The collection also houses photographs of Cornell, his family, art work, other artists, and friends, as well as photographs taken by various individuals and publicity photographs from the New York City Ballet. Also found are scattered works of art, including collage fragments and Rorschachs (or ink blot drawings) by Cornell, collages by Cornell's sister, Betty Cornell Benton, on which he collaborated, and a box by Christine Kaufman, which was a gift to Cornell. The books in the collection most likely comprise the remainder of Cornell's library, which was transferred to the Joseph Cornell Study Center, and include some that seem to have belonged to his sister, Betty. Printed material includes various publications and clippings collected by Cornell apart from that which he collected as source material. Writings about Cornell include an article by the poet, Mina Loy, and copies of various theses, presentations, and articles by graduate students in art history received by Benton (who assisted them in their research).
The Joseph Cornell Estate Papers consist of correspondence relating to Betty Cornell Benton's administration of the part of Cornell's estate for which she was responsible and legal documents relating to her various legal disputes with the executors of the estate, as well as a limited amount of printed material, some of which was originally accumulated by Cornell and subsequently shared with Benton, and miscellaneous papers belonging to Benton and their mother, Helen S. Cornell. Estate Papers provide insight on the exhibition and sale of Cornell art works after his death; the disposition of his belongings (including art work, papers, books, records, and source material); and Benton's efforts to foster and safeguard the memory and legacy of Cornell. The Robert Cornell Papers include correspondence, writings, art works, photographs, printed material, and scattered financial and personal records, documenting the full and creative life Robert led despite being confined to a wheelchair. Their inclusion in the collection suggests the family's effort to foster Robert's memory.
Joseph Cornell papers, 1804-1986, bulk 1939-1972. Archives of American Art, Smithsonian Institution.
The collection has been digitized and is available online via AAA's website. Duplicate material and ephemeral artifacts have not been digitized. Other material not digitized includes printed material such as books, magazines and exhibition catalogs for artists other than Cornell; typically only covers, title pages, and/or relevant pages of these items have been digitized.
Material lent for microfilming, mainly correspondence, that was not subsequently donated is available on microfilm reels 1055-1058.
Funding for the processing and digitization of this collection was provided by the Getty Foundation and the Terra Foundation for American Art.
The bulk of Cornell's source material resides in the Joseph Cornell Study Center, Smithsonian American Art Museum, along with his library and record collection. Cornell's sister, Betty Cornell Benton, donated a portion of this material directly to SAAM (then known as the National Museum of American Art), occasioning the creation of the Study Center circa 1978. The bulk of the source material and library that she donated to AAA, including approximately 66 linear feet of three-dimensional and non-textual source material and 50 linear feet of books, was transferred to the Study Center in 1994 and 1995.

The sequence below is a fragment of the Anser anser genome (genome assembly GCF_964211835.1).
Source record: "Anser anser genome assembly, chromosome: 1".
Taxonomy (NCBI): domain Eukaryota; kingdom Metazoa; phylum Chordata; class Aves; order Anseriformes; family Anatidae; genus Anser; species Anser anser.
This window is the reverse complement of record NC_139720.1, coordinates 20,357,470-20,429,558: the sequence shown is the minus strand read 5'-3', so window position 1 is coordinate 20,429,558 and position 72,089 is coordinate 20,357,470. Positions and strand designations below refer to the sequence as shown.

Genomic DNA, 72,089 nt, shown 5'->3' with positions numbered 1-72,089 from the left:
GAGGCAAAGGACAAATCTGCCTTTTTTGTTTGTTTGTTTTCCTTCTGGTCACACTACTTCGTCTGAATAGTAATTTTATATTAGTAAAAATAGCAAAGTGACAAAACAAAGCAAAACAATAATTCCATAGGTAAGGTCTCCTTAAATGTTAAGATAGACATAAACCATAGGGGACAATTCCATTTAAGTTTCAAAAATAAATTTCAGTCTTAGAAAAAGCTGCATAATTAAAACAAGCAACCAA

Originals of loaned material returned to the donor after microfilming include: some unidentified and miscellaneous correspondence; significant correspondence between Joseph Cornell and Helen S. Cornell; significant correspondence between Helen S. Cornell, family members and others; and some of Joseph Cornell's family correspondence and general correspondence from the Robert Cornell papers. The loaned material is available on microfilm reels 1055-1058 but is not described further in the Series Descriptions/Container Listing of the finding aid.
Joseph Cornell source material for boxes, circa 66 linear ft. located at: Smithsonian American Art Museum, Joseph Cornell Study Center, Washington, D.C.
Cornell's personal library, 50 linear ft., consisting of ca. 1,000 books, guidebooks, magazines, maps, a manuscript, and miscellaneous publications, undated and 1722-1967 (some vol. marked or annotated by Cornell) located at: Smithsonian American Art Museum, Joseph Cornell Center, Washington, D.C.
The Archives holds several collections of different provenance that relate to Joseph Cornell, including the small collections of Allison Delarue (comprised of two letters from Cornell, available on reel 2803), Muriel Streeter Schwartz (comprised of two letters from Cornell, available on reel 4283), Wayne Andrews (comprised of letters from Cornell and printed material), and M
Joseph Cornell (1903-1972) was an assemblagist, collagist, and filmmaker from Flushing, N.Y. Cornell never studied art formally. He became interested in surrealism upon seeing an exhibition at Julien Levy Gallery, 1931; Levy subsequently exhibited Cornell's work. He is most notable for his constructions in small boxes.
Correspondence was lent for microfilming 1974 by Cornell's sister, Elizabeth Benton; she subsequently donated it in 1989. The remainder of the material was donated 1974-1989 and in 2004 by the Joseph and Robert Cornell Memorial Foundation via Richard M. Ader. Also donated were ca. 66 linear ft. of source material used by Cornell in his work, in the form of objects and printed material; this was transfered to the Smithsonian American Art Museum, Joseph Cornell Study Center, in 1994. Cornell's annotated library was also transfered to the Cornell Center in March 1995.
The papers of Joseph Cornell were digitized in 2005 and 2009 by the Archives of American Art. The papers have been scanned in their entirety, and total 38,643 images.
Archives of American Art, Smithsonian Institution, 750 9th St. NW, Washington, D.C. 20001